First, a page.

30’s Era “Home Of Tomorrow” To Undergo Historic Preservation
By STEPHANIE REITZ, Associated Press
NEW LONDON, Conn. (AP) _ Shedding paint flakes the size of
dinner plates, the rusty steel house huddled in a corner of
Connecticut College’s campus appeared for years to be more of an
eyesore than a historic treasure.
As one of few 1930s steel houses of its type still standing
nationwide, though, the prefabricated cottage holds a pedigree on
par with many better-known architectural jewels –and now it’s
getting its chance to shine again.
A crew of restoration specialists spent much of the past week
dismantling the boxy two-bedroom, 800-square-foot structure and
meticulously marking each piece to be sent to a Philadelphia
Once every panel, beam and other item is cleaned of corrosion
and special rust-resistant treatments are applied, they’ll be
returned to New London next year. Then, it will be reassembled on
the same foundation where Winslow Ames had the structure erected in
1933 after falling in love with the so-called “homes of tomorrow”
that year at the World’s Fair in Chicago.
Ames, founding director of the Lyman Allan Art Museum adjacent
to the Connecticut College campus, rented the yellowish-gray
painted steel cottage to Navy officers and other tenants until he
moved to Missouri in 1949 and sold it to the college.
It was used as faculty housing through 2004, when the cost and
trouble of upkeep became so great that the college stopped renting
it out and removed the plumbing and heating. It deteriorated
quickly as the college, unsure what to do with it and unaware of
its historic value, focused its efforts and money on other
“It looked like what people might have thought of as an old
rusty shed,” said Douglas Royalty, a conservation specialist
overseeing the restoration with the college’s art history
department chairwoman, Abigail Van Slyck.
“But when I first saw it,” he added, “I could tell that the
college had something really special here.”
Three-quarters of a century ago, Ames thought he had something
pretty special, too.
He and his wife, Anna, used part of her inheritance to buy the
one-story steel house from General Houses Inc. for about $4,500, or
about $78,000 in today’s dollars.
Then, having purchased land from the museum for $10, they had
the 21- by 37-foot home assembled as gawkers watched from Mohegan
Avenue and local news reports chronicled the community’s largely
puzzled reaction to its boxy design.
“It comes from a time when modernism and prefabrication were
really bubbling up in America,” Royalty said, noting the nation’s
enchantment with Henry Ford’s assembly line and the need for
affordable housing amid the Depression.
Although General Houses received significant attention in
national publications for its so-called “machine for living,” it
ultimately made fewer than 100 of the structures. It was defunct by
the start of World War II as the American housing aesthetic changed
and steel was in demand for the war effort.
Different types of prefabricated houses were built in the 1950s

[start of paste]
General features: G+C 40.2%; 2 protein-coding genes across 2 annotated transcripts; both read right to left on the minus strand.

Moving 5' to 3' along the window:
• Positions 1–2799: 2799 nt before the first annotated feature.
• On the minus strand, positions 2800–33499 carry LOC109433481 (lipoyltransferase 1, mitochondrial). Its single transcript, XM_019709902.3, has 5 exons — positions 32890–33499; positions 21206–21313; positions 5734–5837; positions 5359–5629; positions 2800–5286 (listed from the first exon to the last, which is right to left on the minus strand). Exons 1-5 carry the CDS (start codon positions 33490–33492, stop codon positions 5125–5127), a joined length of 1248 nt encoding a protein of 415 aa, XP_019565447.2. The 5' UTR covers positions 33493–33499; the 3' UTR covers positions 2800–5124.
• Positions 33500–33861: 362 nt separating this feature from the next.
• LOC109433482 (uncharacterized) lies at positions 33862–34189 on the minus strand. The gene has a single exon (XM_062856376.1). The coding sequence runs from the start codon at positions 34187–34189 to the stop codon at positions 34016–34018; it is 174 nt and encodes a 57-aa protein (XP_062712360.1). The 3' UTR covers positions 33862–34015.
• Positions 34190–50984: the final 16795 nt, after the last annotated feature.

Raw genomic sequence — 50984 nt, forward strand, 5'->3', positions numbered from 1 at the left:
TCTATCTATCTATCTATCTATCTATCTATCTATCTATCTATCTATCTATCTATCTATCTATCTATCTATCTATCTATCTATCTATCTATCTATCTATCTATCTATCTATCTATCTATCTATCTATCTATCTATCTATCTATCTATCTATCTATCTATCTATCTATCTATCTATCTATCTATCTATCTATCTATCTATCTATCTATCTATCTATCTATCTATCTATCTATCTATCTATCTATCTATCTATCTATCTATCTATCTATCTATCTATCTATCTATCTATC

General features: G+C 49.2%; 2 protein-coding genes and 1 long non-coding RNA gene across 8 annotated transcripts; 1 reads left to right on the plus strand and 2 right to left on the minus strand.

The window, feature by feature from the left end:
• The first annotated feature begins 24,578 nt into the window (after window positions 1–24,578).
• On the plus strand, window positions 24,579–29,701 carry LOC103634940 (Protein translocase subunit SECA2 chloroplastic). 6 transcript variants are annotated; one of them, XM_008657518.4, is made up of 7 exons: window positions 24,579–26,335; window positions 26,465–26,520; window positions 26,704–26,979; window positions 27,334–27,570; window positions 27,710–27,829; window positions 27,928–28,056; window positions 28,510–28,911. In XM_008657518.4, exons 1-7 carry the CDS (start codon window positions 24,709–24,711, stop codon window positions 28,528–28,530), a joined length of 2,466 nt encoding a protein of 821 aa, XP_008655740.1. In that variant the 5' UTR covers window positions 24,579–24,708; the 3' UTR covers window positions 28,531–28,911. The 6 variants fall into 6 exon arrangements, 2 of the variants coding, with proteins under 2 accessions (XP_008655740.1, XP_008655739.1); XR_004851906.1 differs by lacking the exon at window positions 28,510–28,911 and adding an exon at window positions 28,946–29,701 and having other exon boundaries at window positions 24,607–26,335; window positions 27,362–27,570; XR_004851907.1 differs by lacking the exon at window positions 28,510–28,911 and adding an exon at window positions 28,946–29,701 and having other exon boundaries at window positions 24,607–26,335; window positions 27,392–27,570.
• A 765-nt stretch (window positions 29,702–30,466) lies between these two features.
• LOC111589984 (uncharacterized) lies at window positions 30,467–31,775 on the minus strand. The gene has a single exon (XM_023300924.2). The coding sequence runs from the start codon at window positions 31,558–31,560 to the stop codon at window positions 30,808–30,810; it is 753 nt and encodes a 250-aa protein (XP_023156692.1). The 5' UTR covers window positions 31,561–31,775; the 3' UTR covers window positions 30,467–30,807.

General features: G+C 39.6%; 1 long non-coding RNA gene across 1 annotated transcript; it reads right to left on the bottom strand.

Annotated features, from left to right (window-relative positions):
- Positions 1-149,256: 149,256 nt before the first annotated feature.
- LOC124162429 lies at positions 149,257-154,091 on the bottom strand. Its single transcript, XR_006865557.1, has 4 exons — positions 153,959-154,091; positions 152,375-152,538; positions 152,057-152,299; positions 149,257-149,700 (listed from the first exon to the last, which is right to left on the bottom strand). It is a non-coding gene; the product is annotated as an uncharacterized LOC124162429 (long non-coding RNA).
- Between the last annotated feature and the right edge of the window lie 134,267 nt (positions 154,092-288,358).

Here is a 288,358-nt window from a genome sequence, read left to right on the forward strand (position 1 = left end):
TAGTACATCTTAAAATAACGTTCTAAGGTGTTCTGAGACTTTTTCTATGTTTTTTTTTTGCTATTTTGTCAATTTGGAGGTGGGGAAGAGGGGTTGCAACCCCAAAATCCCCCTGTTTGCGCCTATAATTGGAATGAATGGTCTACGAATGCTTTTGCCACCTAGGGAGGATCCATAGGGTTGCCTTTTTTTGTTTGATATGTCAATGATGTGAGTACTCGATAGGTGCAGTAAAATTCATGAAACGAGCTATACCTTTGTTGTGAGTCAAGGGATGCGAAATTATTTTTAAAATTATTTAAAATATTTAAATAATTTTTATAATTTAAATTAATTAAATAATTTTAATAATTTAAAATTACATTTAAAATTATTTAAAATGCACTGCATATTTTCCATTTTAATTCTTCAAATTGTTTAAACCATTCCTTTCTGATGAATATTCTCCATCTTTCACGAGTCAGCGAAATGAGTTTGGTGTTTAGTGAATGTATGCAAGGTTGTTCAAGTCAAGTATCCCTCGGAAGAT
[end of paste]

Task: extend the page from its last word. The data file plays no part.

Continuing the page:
and, later, the proliferation of mobile homes firmly ensconced the
concept in American culture, but the General Houses venture and
similar Depression-era experiments were largely forgotten.
The passing decades saw a succession of tenants in Connecticut
College’s steel house, a structure that was so tightly built that
moisture became trapped within the insulated walls and gave
corrosion a firm foothold.
Jim and Abbie MacDonald, who moved into the $90-per-month rental
home in 1974 as newlyweds, recalled fondly that it warmed up
quickly in the winter, but the moist interior put them on constant
watch for mildew, especially in their books.
Their posters and other wall dDecor were secured by magnets and
the 13 windows, which provided a nice cross-breeze on pleasant
days, were covered by Abbie’s handmade corduroy curtains when
blazing sun threatened to heat the home like an oven.
“It was our little honeymoon cottage,” said Jim MacDonald, a
reference librarian at the college, who lived in the home with his
wife through 1979. “It’s amazing how small it seems now in
John Carr, principal conservator of Milner + Carr Conservation,
said the Philadelphia-based firm hasn’t taken on a project quite
like the steel house before, but has used similar techniques to
restore old diner cars from trains.
Like a skyscraper, the steel house has no frame and gets its
strength from the beams and flanges connecting the walls and roof
panels. That makes it even more important that every item is
properly recorded and photographed for the rebuilding process.
“Nothing is going to be interchangeable,” Carr said. “It has
to go back together in the same way it was taken apart.”
The restoration project is being funded with more than $100,000
in grants from the Dr. Scholl Foundation, the Connecticut Trust for
Historic Preservation and other donations.
The building will eventually be used to house Connecticut
College student groups that encourage conservation, such as its
clubs for bicycling advocacy, renewable energy and sustainable
Carr said he knows of two other early 1930s steel houses, but
that they are disassembled and in storage. Neither he nor Royalty
know of others still standing, though they don’t discount the
likelihood of others, like Connecticut College’s steel house, that
could be quietly rusting away as their historic value remains
unknown to their owners.
“They’re pretty rare, honestly, but they’re out there,”
(Copyright 2011 by The Associated Press. All Rights Reserved.)